As Britain recently voted to exit the European Union, traders across the world pulled out $2.1 trillion in investments in a single day, according to S&P Dow Jones indices data. Such a situation was last witnessed during the global economic crisis, said AFP.
The new threat to an already slow global economy drove investors to safer investment instruments such as gold, Japanese Yen and premier bonds.
Bourses across Paris, Tokyo, Frankfurt, London and New York witnessed fall in the range of 3 to 8 percent. India's Sensex also closed 2.24 percent lower than the previous day. The Press Trust of India reported that the total investor wealth (as cumulative market value of all listed stock) fell by nearly 1.79 lakh crore ($26 billion).
Even as most countries' central banks promised to inject liquidity into the countries' financial markets, in case of disorderliness, currencies, including the British Pound, hit record lows after crashing 9.1 percent against the U.S dollar, said AFP. The Euro fell 2.6 percent and the Indian rupee by 1.06 percent reaching a four-month low. The Yen, the only saviour, shot up by 4.2 percent against the dollar.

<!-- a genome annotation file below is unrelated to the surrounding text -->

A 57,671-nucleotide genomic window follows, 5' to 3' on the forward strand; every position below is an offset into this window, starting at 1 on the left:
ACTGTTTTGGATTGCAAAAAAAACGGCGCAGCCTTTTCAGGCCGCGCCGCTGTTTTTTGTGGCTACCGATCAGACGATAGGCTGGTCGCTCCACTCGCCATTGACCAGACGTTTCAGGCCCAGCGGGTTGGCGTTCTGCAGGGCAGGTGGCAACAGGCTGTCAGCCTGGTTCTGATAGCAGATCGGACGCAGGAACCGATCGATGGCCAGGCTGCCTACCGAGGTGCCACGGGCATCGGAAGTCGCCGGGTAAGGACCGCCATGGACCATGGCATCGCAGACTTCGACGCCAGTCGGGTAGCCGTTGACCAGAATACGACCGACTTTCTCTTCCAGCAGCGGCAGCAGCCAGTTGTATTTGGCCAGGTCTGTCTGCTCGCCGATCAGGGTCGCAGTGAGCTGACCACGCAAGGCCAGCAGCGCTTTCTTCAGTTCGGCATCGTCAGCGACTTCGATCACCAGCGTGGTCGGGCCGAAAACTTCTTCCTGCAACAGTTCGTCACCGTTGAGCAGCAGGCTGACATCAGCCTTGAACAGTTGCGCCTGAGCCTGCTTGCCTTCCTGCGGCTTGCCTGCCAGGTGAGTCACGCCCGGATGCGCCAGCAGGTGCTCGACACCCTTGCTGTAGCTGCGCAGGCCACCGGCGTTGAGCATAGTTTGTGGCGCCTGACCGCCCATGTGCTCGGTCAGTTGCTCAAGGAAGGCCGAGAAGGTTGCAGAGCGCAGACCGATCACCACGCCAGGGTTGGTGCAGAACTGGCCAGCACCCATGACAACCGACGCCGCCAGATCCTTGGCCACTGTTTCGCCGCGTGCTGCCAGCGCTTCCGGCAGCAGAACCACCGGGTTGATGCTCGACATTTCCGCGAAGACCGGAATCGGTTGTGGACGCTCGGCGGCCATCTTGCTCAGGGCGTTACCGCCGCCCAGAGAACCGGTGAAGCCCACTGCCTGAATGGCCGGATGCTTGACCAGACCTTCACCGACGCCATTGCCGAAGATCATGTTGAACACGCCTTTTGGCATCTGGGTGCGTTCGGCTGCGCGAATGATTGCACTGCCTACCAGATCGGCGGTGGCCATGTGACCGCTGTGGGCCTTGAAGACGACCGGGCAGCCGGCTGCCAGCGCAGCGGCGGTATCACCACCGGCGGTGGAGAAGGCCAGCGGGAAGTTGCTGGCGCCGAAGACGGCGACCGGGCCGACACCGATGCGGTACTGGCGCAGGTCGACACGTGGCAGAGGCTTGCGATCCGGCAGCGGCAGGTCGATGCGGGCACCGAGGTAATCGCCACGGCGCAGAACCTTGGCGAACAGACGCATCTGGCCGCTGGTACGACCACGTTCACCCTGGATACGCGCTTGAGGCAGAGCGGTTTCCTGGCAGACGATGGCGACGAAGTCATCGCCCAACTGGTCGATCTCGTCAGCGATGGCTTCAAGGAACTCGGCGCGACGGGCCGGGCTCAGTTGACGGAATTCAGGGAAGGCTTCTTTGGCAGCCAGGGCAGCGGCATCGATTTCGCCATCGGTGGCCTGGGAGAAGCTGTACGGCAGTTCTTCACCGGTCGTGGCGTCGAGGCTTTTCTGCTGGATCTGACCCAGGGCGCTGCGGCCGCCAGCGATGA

Gold, the safest asset to hedge, also saw a near five percent increase in the international market, as equity bled white on bourses. In India, it stood 6 percent higher breaking a three year record. The U.S. and German treasury bonds saw their 10-year yields drop to record low.
"The vote is creating a tremendous amount of uncertainty. Uncertainty often freezes expansion decisions... it means that the global economy will grow more slowly," James Chessen, chief economist at the American Bankers Association, told AFP. Analysts highlighted it could also lead to slow growth in the U.K.'s trade and investment and also push the country to another recession.
India's economic affairs secretary Shashikanta Das in an interview with the Economic Times said major concerns remained the volatility in importantly the currency and stock markets across the world. He noted, India's market were not an exception, however, Indian markets would stabilise earlier than others as is being reflected already in its normalising rupee value and stock market.
Das added that India might not face much difficulty due to its strong economic growth (and prospects) and an attractive investment destination along with $360 billion of forex reserves.